Director: Byron Howard and Rich Moore
In 2012, Wreck-it Ralph protagonised a video game villain. In 2013, Frozen happily-ever-aftered via self-sacrifice (as opposed to true love’s kiss). In 2014, Big Hero 6 adorned a fat plushie into an armoured warrior. Since its slew of sexualised princesses and shallow princes (which I unabashedly confess that I was a sucker for), Disney has certainly come a long way from its slanty-eyed Asian (see Mulan (1998)) days.
Zootopia (2016) rides on the coat-tails of Disney’s recent attempts to save itself from feminist ire (though no one really escapes the feminists). Right from the get-go, the female-bunny-lead Judy Hopps harbours ambitions to be the first ever rabbit cop. As one reviewer puts it, “in the world of mainstream animation, it’s unheard of for a female lead’s only love interest to be her job.” Defying the gravity of carrot-farming wisdom (“If you never try anything new, you never fail,” advises Judy’s dad) and graduating from police academy as a valedictorian, Judy’s resilience to try everything to make the world a better place is the titular refrain of gazelle Shakira’s ridiculously catchy theme song. In fact, being pushed over (literally, by childhood bully Gideon Grey) only makes Judy more determined. One can imagine a very different person emerging from the same set of experiences.
Enter in foxy con-artist Nick Wilde. Nick is my favorite character in this movie. He is so suave that after a wrenching betrayal, we find him sipping his drink in shades. “Never let them see that they get to you,” he confides. That is as close and as honest a confession that you will get from Nick. And it is brilliant scriptwriting: in that single line, Nick’s cynical facade cracks to reveal a complex and warm-blooded character, a product of his own traumatic childhood. We love him all the more, when after Judy’s heart-melting apology, it is simply water under the bridge to him.
This mirroring and dysfunctional relationship between Nick and Judy (“It’s called a hustle, sweetheart.”) forms the backdrop for Disney’s talking animals to comment about social issues. And what a commentary.
Zootopia’s society has evolved beyond “primitive savage ways”, and a breathtaking tour of the metropolis illustrates how this salad bowl of geneologies “live in harmony”: through zoning and pluralistic infrastructure (though questions like what carnivores eat remain unanaswered). There are six key precints – Sahara Square, Tundratown, Rainforest District, Bunnyburrow, Savanna Central, and Little Rodentia. There are elevated pickups for giraffes, instant dryers for hippotamuses, and travel tubes for hamsters. Everyone belongs; everyone has their own place. Or perhaps, everyone belongs because everyone remains in their own place.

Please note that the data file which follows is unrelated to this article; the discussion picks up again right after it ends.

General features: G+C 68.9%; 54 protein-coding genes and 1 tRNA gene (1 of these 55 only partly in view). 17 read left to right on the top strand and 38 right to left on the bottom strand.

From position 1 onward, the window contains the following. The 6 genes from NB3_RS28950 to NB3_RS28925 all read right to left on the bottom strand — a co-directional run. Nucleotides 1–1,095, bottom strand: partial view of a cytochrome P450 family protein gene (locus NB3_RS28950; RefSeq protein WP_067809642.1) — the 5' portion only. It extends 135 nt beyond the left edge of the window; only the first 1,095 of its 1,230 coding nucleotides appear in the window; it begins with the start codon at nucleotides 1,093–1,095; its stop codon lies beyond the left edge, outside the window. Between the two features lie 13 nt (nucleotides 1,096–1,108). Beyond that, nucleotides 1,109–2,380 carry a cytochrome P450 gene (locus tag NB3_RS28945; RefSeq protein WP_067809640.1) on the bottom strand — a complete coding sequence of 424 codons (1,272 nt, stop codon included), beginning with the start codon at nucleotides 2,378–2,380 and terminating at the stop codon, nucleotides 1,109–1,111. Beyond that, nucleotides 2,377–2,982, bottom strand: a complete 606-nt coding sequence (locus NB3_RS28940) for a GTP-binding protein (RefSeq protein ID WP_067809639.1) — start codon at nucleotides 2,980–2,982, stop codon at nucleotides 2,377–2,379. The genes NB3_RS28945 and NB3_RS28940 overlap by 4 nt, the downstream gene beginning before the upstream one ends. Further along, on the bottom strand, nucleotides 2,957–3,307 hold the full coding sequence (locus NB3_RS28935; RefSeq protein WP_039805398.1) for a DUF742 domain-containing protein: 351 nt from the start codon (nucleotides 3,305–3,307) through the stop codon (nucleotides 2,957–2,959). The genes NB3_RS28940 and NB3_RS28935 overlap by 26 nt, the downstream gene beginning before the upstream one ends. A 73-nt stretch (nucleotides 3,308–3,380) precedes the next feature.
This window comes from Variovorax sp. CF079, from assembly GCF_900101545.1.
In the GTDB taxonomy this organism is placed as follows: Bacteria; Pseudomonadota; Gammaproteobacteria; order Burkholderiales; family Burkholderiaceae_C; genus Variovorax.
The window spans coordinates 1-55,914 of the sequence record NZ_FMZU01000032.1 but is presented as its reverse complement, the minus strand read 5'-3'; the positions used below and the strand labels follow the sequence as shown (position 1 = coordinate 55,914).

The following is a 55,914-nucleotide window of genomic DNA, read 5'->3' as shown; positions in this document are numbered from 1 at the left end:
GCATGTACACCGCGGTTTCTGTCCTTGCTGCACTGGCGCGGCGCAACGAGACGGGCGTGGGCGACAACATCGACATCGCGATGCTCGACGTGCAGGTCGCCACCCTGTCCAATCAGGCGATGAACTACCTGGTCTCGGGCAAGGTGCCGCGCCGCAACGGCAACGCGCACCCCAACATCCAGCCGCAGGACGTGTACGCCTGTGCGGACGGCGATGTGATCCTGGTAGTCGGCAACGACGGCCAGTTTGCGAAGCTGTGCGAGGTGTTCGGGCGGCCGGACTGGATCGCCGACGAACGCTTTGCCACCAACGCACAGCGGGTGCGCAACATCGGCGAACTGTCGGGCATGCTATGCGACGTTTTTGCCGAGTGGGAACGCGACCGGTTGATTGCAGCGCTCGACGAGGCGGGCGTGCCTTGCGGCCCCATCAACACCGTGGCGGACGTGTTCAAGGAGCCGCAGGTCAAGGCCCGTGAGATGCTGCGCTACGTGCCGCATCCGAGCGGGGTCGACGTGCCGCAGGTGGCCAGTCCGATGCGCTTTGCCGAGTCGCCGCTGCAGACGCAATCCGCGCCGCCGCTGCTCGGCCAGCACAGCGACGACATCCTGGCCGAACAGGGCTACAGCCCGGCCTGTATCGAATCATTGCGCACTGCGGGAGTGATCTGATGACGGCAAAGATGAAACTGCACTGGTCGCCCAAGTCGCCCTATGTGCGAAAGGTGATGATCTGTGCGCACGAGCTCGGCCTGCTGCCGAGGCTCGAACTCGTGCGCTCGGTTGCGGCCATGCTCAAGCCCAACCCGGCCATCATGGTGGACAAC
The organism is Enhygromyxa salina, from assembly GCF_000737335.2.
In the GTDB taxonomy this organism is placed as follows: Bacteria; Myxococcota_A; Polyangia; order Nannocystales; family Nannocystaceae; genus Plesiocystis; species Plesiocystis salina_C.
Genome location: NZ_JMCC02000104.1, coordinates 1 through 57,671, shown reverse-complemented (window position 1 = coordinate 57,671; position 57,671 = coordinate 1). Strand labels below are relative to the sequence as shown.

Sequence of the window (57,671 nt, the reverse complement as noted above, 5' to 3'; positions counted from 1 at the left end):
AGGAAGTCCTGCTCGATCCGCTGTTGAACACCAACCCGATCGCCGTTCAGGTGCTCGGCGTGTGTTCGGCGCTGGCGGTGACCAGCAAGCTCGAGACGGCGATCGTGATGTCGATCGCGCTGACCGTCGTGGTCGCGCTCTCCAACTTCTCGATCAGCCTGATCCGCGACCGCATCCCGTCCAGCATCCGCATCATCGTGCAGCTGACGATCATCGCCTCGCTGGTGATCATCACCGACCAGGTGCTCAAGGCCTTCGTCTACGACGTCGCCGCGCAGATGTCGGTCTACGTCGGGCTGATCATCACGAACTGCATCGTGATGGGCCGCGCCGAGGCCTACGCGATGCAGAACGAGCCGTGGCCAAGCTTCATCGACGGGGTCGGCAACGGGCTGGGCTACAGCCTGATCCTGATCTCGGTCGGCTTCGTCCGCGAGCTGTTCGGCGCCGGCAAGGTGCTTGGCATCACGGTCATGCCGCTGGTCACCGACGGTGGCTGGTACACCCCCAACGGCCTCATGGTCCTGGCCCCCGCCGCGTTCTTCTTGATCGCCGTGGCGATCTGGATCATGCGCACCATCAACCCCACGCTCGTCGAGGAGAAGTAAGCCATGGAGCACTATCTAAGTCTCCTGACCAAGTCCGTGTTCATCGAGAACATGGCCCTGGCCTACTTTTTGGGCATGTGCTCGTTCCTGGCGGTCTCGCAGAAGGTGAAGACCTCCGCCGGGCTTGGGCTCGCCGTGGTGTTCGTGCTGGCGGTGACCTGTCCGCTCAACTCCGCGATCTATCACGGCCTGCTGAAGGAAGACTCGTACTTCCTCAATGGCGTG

And so in Nick’s early monologue, he sums up his cynical worldview on social mobility:
Tell me if this story sounds real to you. Naive little kid with good grades and big ideas decides, “Hey look at me, I’m gonna move to Zootopia! Where predators and prey live in harmony and sing Kumbaya!” Only to find, whoopsie: we don’t all get along. And that dream of becoming a big city cop: double whoopsie; she’s a meter maid. And whoopsie number three-sy: no one cares about her or her dreams. And soon enough those dreams die and our bunny sinks into an emotional and literal squalor living in a box under a bridge until finally she has no choice but to go back home with that cute fuzzy-wuzzy little tail between her legs to become – you’re from Bunnyburrows, that what you said – so how about a carrot farmer? That sound about right? Careful now, or it won’t just be your dreams getting crushed.
This is not just blind pessimism. Judy really becomes disillusioned and goes back to being a carrot farmer. That is the noir honesty that sets Zootopia apart from Disney’s other HEAs. Rabbits multiply, sloths are slow, hamsters join the ratrace. To a great extent, who we are and where we come from does prescribe what we do.
But of course, Disney cannot avoid a fairy tail. Our perfectly mismatched heroes crack the Missing Mammals case and discover that society’s plague is not the predators’ ferae naturae, but a Class C Botanical, or in a word, drugs (and so the social commentary continues). Judy beats her 48-hour odds and proves that she is more than a “dumb bunny”, and Nick becomes the first ever fox cop (though he avoids his wildean fate precisely by being sly – he replaces the night howler pellets with Bunnyburrow blueberries).
And our mastermind? None other than fluffy Assistant Bellwether. Zootopia‘s primary antagonist completes the film’s take on bullying and labeling: you can let the label define you, you can rise above it, or you can also develop a vengeance-seeking Napoleon complex from it.
This is precisely the film’s shrewd message. Stereotypes exist because the past and the prejudices inevitably lead us to a certain point and predispose us to walk in a certain direction. But other paths lie open to us; we can choose a path less travelled. In the end, prescription is not predestination.